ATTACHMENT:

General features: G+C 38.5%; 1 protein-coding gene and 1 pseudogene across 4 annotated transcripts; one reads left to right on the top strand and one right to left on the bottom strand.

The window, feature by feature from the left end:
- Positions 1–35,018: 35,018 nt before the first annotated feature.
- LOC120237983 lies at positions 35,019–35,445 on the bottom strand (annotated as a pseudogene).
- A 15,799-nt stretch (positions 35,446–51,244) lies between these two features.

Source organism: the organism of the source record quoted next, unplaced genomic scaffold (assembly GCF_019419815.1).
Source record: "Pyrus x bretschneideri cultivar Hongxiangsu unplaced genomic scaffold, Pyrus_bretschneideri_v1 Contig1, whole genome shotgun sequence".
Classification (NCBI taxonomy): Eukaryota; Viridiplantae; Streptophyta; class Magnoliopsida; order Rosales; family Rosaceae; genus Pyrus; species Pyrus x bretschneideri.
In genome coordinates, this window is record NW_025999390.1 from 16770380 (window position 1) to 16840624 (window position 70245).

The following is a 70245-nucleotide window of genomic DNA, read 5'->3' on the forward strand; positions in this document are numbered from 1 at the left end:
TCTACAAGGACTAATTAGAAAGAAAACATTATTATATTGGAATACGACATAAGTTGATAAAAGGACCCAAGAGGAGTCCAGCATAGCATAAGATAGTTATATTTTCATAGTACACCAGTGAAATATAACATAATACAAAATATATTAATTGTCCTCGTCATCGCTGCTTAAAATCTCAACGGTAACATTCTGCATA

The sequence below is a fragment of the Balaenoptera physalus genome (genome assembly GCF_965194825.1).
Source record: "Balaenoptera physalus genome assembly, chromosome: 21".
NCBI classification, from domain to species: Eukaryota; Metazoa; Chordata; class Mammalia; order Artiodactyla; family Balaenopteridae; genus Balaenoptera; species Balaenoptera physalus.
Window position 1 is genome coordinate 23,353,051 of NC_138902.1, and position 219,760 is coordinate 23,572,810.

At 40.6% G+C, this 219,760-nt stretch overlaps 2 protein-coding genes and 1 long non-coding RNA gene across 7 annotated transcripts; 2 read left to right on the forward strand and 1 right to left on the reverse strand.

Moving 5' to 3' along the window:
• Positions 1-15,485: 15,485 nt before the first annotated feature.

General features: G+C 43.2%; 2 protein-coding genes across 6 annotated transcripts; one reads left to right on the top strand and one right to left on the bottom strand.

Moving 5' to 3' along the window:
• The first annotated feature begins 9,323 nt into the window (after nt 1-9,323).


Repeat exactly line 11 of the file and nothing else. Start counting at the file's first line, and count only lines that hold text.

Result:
TCTACAAGGACTAATTAGAAAGAAAACATTATTATATTGGAATACGACATAAGTTGATAAAAGGACCCAAGAGGAGTCCAGCATAGCATAAGATAGTTATATTTTCATAGTACACCAGTGAAATATAACATAATACAAAATATATTAATTGTCCTCGTCATCGCTGCTTAAAATCTCAACGGTAACATTCTGCATA